If you watched BBC’s Winterwatch this week you will have seen some beautiful mountain hares picked up on the show’s infrared cameras. What you might not have realised is that we are currently in peak mountain hare culling season in Scotland.
Mountain hares are protected by a closed season which runs from 1st March until 31st July. Outside of this period, this iconic species is killed as part of large-scale culls to manage land for red grouse shooting and can also be shot freely for sport.
OneKind has long-campaigned for an end to mountain hare culls in Scotland. Our current open letter to the Scottish Government has been signed by over 14,800 people and will be handed in this Spring. If you haven’t signed it yet, then please add your name here. Before then, here’s five things you might not know about mountain hare culls in Scotland.
1. Mountain hares are killed in huge numbers
Last year, Freedom of Information rules revealed the true extent of mountain hare culls in Scotland. Until then, the only estimated number of mountain hare killed was 24,529 over a one-year period in 2006/7. However, the new data showed the total number actually fluctuating at around an average of 25,961 and reaching as many as 37,681 in 2014. In 2015, the most recent year for which an estimate was available, estimated that 26,952 mountain hares were killed. In August 2018, the catastrophic decline of mountain hares was revealed by a long-term study from one of Scotland’s most renowned ecologists, Dr Adam Watson which which showed the mountain hare population in the eastern Highlands was just 1% of the level recorded in 1954.
2. Mountain hare killing causes unnecessary suffering
There are serious animal welfare concerns surrounding the culling of mountain hares. Since the killing is unregulated and often happens out of sight, it is difficult to scientifically assess the animal welfare impacts, but given the large number that are killed, it almost certainly causes extensive suffering. Shooting any small animal in the wild can be very challenging and there is a high risk of injury rather than a clean kill. This was shown in footage which was released by OneKind last year in which a hare was injured by a gun before suffering a prolonged chase and death by a dog.
3. The Scottish Government does not support large-scale culls
Following the release of footage which revealed the brutal, military style mass killing of mountain hares on Scottish grouse moors in March 2018, First Minister Nicola Sturgeon said:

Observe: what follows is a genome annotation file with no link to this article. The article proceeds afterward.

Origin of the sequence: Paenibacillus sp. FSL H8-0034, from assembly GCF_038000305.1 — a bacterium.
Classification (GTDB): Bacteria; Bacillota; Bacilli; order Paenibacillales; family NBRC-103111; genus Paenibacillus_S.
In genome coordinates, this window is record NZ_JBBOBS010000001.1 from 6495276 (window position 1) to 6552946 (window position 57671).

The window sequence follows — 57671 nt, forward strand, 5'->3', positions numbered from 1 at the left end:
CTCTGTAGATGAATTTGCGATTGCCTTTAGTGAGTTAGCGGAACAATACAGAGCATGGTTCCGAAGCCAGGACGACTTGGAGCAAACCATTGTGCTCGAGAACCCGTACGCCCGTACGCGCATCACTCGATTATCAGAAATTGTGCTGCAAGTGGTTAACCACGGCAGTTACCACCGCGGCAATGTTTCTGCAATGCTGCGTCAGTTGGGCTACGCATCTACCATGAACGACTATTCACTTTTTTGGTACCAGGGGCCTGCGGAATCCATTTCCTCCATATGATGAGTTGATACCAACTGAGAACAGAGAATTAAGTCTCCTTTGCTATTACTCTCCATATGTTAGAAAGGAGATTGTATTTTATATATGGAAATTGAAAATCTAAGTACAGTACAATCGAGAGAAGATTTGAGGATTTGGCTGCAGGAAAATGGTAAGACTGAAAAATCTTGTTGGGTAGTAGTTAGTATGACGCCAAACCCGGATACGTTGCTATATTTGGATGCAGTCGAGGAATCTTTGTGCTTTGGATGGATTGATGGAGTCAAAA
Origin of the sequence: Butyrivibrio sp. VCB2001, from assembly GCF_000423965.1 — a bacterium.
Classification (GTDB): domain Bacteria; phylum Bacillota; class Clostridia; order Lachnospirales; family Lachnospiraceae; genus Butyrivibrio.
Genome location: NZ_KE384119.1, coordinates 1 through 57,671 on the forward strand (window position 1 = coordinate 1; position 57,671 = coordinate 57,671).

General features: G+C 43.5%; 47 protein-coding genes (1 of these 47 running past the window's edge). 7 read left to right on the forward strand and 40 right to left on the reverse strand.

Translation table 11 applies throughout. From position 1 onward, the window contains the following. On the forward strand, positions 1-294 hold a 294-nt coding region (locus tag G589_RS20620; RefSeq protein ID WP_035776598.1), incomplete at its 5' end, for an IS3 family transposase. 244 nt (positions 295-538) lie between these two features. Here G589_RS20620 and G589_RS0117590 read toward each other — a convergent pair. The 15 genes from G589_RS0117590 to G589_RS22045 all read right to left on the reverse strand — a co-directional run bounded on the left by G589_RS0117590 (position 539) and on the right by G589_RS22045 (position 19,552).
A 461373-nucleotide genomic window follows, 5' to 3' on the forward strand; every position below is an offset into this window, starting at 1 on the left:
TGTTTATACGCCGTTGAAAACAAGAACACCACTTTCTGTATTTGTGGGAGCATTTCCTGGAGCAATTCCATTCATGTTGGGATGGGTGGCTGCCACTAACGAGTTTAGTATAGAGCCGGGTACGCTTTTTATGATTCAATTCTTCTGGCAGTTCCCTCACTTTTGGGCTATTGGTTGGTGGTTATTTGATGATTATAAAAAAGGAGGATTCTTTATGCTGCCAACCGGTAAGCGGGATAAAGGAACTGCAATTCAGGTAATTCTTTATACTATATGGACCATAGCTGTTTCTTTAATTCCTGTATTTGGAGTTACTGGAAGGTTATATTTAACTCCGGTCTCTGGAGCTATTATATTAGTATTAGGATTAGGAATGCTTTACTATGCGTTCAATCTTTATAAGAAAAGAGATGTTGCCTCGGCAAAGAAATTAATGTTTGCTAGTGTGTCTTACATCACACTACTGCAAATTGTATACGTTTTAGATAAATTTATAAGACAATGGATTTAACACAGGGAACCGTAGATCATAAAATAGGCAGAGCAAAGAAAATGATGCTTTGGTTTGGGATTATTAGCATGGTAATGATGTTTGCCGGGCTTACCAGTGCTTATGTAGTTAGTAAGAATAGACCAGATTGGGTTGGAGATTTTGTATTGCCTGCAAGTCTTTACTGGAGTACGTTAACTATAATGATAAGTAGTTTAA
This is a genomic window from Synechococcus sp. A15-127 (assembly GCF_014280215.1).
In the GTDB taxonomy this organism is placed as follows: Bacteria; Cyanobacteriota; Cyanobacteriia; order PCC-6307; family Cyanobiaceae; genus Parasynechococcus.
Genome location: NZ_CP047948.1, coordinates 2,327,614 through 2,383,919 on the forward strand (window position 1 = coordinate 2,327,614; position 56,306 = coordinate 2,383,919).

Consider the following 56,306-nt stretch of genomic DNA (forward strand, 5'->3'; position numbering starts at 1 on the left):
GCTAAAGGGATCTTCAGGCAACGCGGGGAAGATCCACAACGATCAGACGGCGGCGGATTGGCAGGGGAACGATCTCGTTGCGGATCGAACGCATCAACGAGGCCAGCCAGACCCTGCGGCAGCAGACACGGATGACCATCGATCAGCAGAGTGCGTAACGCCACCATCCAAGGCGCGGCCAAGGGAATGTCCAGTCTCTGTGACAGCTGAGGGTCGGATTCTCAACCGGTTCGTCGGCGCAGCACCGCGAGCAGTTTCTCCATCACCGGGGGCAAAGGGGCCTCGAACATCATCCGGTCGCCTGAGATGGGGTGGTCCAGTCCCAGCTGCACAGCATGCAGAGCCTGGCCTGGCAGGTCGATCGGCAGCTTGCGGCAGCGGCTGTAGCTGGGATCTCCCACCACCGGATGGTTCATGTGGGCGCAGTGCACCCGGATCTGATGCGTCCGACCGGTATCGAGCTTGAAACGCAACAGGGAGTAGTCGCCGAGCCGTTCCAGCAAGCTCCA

“Large-scale culling of mountain hares could put the conservation status at risk and that is clearly unacceptable. I want to be very clear today that the Government will be exploring all available options to prevent the mass culling of mountain hares and one of those options is of course legislation and a licensing scheme. What we are seeing is not acceptable and that is a very clear message that goes from the government today.”
Despite this statement from the Scottish Government and previous calls for “voluntary restraint” on large-scale mountain hare culling, culls are still taking place across Scotland. Not only does this result in further suffering and persecution of this native species, but it also undermines the authority of the Scottish Government.
4. There is no scientific evidence for killing mountain hares
Most mountain hares are killed as part of localised culls on shooting estates by gamekeepers managing land for red grouse shooting. Estate managers believe that eradicating mountain hares can help control louping-ill, a virus that affects red grouse and is transmitted via ticks carried by the hare and other mammals. While there is no doubt that mountain hares carry ticks, there is no clear evidence that culling them is an effective way of managing red grouse numbers. In fact, a 2015 report to the Scientific Advisory Committee of Scottish Natural Heritage concluded that “there is no clear evidence that mountain hare culls serve to increase red grouse densities”. Yet we are still killing these animals in large numbers under the pretence that it will make higher numbers of red grouse available to be shot for fun.
5. Commercial mountain hare hunting is big business
Shooting mountain hares is also one of the many “country sports” offered by Scottish game estates. In our 2017 report, Mountain hare persecution in Scotland, we found 25 companies in Scotland which offer mountain hare hunting with many offering dedicated mountain hare packages or mixed bag packages that include mountain hare. This can attract shooters from around the world, with companies usually offering bags of 8-10 animals per gun for walk-up hunts and up to 200 for a driven shooting party. Following our report, some of these companies removed the mention of killing mountain hares from their web pages but others are still offering the chance to shoot these beautiful animals. It’s time to stop marketing Scotland as a place to shoot our beautiful animals and increasingly threatened wild animals.
Do you want to help protect Scotland’s mountain hares? In the next few months we’ll be handing in an open letter to the Scottish Government calling for this year’s open season to be the last. If you haven’t signed yet, then you can add your name here.